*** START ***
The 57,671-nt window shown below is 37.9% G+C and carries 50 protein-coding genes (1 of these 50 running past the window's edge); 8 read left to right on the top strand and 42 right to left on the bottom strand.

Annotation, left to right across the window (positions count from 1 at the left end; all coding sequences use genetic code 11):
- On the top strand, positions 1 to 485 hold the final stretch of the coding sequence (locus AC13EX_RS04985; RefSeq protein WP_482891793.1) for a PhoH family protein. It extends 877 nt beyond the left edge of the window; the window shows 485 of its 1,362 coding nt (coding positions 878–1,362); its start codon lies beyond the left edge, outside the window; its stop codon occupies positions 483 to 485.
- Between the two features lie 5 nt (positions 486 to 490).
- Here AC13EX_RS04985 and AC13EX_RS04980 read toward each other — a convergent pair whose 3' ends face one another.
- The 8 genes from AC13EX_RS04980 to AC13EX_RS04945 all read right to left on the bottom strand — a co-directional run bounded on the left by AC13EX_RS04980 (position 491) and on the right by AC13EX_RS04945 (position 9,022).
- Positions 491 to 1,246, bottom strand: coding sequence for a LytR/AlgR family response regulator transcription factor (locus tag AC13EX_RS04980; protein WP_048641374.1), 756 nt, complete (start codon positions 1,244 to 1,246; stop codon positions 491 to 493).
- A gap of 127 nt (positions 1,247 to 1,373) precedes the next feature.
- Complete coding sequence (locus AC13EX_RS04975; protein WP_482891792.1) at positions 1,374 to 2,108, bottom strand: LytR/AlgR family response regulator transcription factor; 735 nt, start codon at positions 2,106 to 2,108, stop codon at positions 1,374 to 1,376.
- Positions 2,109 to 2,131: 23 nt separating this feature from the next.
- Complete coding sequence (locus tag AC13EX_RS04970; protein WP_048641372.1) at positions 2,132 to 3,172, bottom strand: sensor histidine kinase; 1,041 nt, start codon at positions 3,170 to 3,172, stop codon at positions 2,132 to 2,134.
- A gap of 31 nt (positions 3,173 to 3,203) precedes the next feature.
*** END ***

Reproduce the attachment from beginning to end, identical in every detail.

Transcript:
The 57,671-nt window shown below is 37.9% G+C and carries 50 protein-coding genes (1 of these 50 running past the window's edge); 8 read left to right on the top strand and 42 right to left on the bottom strand.

Annotation, left to right across the window (positions count from 1 at the left end; all coding sequences use genetic code 11):
- On the top strand, positions 1 to 485 hold the final stretch of the coding sequence (locus AC13EX_RS04985; RefSeq protein WP_482891793.1) for a PhoH family protein. It extends 877 nt beyond the left edge of the window; the window shows 485 of its 1,362 coding nt (coding positions 878–1,362); its start codon lies beyond the left edge, outside the window; its stop codon occupies positions 483 to 485.
- Between the two features lie 5 nt (positions 486 to 490).
- Here AC13EX_RS04985 and AC13EX_RS04980 read toward each other — a convergent pair whose 3' ends face one another.
- The 8 genes from AC13EX_RS04980 to AC13EX_RS04945 all read right to left on the bottom strand — a co-directional run bounded on the left by AC13EX_RS04980 (position 491) and on the right by AC13EX_RS04945 (position 9,022).
- Positions 491 to 1,246, bottom strand: coding sequence for a LytR/AlgR family response regulator transcription factor (locus tag AC13EX_RS04980; protein WP_048641374.1), 756 nt, complete (start codon positions 1,244 to 1,246; stop codon positions 491 to 493).
- A gap of 127 nt (positions 1,247 to 1,373) precedes the next feature.
- Complete coding sequence (locus AC13EX_RS04975; protein WP_482891792.1) at positions 1,374 to 2,108, bottom strand: LytR/AlgR family response regulator transcription factor; 735 nt, start codon at positions 2,106 to 2,108, stop codon at positions 1,374 to 1,376.
- Positions 2,109 to 2,131: 23 nt separating this feature from the next.
- Complete coding sequence (locus tag AC13EX_RS04970; protein WP_048641372.1) at positions 2,132 to 3,172, bottom strand: sensor histidine kinase; 1,041 nt, start codon at positions 3,170 to 3,172, stop codon at positions 2,132 to 2,134.
- A gap of 31 nt (positions 3,173 to 3,203) precedes the next feature.